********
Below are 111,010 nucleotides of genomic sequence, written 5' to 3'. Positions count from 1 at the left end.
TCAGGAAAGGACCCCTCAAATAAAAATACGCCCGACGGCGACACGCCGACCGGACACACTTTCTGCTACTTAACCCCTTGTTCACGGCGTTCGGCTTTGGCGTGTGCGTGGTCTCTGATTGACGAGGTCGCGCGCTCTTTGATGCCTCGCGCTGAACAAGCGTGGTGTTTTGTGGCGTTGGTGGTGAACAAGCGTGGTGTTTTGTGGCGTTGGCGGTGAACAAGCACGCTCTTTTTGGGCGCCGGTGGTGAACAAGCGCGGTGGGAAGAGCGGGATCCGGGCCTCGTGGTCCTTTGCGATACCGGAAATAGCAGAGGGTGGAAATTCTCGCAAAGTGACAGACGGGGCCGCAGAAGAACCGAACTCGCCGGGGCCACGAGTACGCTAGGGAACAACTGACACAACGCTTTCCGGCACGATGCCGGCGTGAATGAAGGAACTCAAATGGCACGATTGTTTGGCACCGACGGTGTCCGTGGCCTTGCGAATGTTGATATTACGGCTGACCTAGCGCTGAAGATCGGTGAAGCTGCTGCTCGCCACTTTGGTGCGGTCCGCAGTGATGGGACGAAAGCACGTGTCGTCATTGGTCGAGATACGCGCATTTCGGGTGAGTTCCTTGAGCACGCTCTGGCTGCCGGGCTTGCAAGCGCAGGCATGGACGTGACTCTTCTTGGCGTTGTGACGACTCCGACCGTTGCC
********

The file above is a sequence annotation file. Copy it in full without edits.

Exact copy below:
Below are 111,010 nucleotides of genomic sequence, written 5' to 3'. Positions count from 1 at the left end.
TCAGGAAAGGACCCCTCAAATAAAAATACGCCCGACGGCGACACGCCGACCGGACACACTTTCTGCTACTTAACCCCTTGTTCACGGCGTTCGGCTTTGGCGTGTGCGTGGTCTCTGATTGACGAGGTCGCGCGCTCTTTGATGCCTCGCGCTGAACAAGCGTGGTGTTTTGTGGCGTTGGTGGTGAACAAGCGTGGTGTTTTGTGGCGTTGGCGGTGAACAAGCACGCTCTTTTTGGGCGCCGGTGGTGAACAAGCGCGGTGGGAAGAGCGGGATCCGGGCCTCGTGGTCCTTTGCGATACCGGAAATAGCAGAGGGTGGAAATTCTCGCAAAGTGACAGACGGGGCCGCAGAAGAACCGAACTCGCCGGGGCCACGAGTACGCTAGGGAACAACTGACACAACGCTTTCCGGCACGATGCCGGCGTGAATGAAGGAACTCAAATGGCACGATTGTTTGGCACCGACGGTGTCCGTGGCCTTGCGAATGTTGATATTACGGCTGACCTAGCGCTGAAGATCGGTGAAGCTGCTGCTCGCCACTTTGGTGCGGTCCGCAGTGATGGGACGAAAGCACGTGTCGTCATTGGTCGAGATACGCGCATTTCGGGTGAGTTCCTTGAGCACGCTCTGGCTGCCGGGCTTGCAAGCGCAGGCATGGACGTGACTCTTCTTGGCGTTGTGACGACTCCGACCGTTGCC